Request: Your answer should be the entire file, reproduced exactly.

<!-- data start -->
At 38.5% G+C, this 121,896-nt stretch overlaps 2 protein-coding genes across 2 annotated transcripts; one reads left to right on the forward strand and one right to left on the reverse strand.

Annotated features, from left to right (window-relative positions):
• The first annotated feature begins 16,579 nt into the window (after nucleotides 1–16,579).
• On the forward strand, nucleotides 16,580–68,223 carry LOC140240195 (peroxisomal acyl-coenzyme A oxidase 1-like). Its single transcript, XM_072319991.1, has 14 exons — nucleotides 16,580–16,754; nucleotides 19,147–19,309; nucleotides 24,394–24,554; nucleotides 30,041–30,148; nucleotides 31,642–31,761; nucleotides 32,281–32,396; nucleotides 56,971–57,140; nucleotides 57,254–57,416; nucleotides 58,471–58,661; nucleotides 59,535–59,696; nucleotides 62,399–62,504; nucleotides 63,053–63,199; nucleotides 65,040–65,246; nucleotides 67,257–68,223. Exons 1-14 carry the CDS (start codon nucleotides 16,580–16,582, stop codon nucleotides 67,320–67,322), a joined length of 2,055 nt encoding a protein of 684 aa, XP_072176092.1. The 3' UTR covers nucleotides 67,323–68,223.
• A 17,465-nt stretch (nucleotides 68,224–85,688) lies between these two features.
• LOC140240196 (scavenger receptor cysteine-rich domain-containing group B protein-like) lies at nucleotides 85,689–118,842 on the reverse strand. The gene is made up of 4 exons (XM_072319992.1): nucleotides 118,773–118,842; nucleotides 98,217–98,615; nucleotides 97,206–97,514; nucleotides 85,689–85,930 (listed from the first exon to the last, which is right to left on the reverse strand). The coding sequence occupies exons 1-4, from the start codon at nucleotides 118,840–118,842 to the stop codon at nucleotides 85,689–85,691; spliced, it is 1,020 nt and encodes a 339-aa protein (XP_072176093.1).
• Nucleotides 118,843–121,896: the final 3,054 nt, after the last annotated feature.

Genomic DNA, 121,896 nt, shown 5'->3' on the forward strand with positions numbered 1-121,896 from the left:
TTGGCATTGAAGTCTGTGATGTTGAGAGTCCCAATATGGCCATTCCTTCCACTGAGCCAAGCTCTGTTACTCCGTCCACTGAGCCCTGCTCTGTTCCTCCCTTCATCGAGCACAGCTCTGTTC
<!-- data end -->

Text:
At 38.5% G+C, this 121,896-nt stretch overlaps 2 protein-coding genes across 2 annotated transcripts; one reads left to right on the forward strand and one right to left on the reverse strand.

Annotated features, from left to right (window-relative positions):
• The first annotated feature begins 16,579 nt into the window (after nucleotides 1–16,579).
• On the forward strand, nucleotides 16,580–68,223 carry LOC140240195 (peroxisomal acyl-coenzyme A oxidase 1-like). Its single transcript, XM_072319991.1, has 14 exons — nucleotides 16,580–16,754; nucleotides 19,147–19,309; nucleotides 24,394–24,554; nucleotides 30,041–30,148; nucleotides 31,642–31,761; nucleotides 32,281–32,396; nucleotides 56,971–57,140; nucleotides 57,254–57,416; nucleotides 58,471–58,661; nucleotides 59,535–59,696; nucleotides 62,399–62,504; nucleotides 63,053–63,199; nucleotides 65,040–65,246; nucleotides 67,257–68,223. Exons 1-14 carry the CDS (start codon nucleotides 16,580–16,582, stop codon nucleotides 67,320–67,322), a joined length of 2,055 nt encoding a protein of 684 aa, XP_072176092.1. The 3' UTR covers nucleotides 67,323–68,223.
• A 17,465-nt stretch (nucleotides 68,224–85,688) lies between these two features.
• LOC140240196 (scavenger receptor cysteine-rich domain-containing group B protein-like) lies at nucleotides 85,689–118,842 on the reverse strand. The gene is made up of 4 exons (XM_072319992.1): nucleotides 118,773–118,842; nucleotides 98,217–98,615; nucleotides 97,206–97,514; nucleotides 85,689–85,930 (listed from the first exon to the last, which is right to left on the reverse strand). The coding sequence occupies exons 1-4, from the start codon at nucleotides 118,840–118,842 to the stop codon at nucleotides 85,689–85,691; spliced, it is 1,020 nt and encodes a 339-aa protein (XP_072176093.1).
• Nucleotides 118,843–121,896: the final 3,054 nt, after the last annotated feature.

Genomic DNA, 121,896 nt, shown 5'->3' on the forward strand with positions numbered 1-121,896 from the left:
TTGGCATTGAAGTCTGTGATGTTGAGAGTCCCAATATGGCCATTCCTTCCACTGAGCCAAGCTCTGTTACTCCGTCCACTGAGCCCTGCTCTGTTCCTCCCTTCATCGAGCACAGCTCTGTTC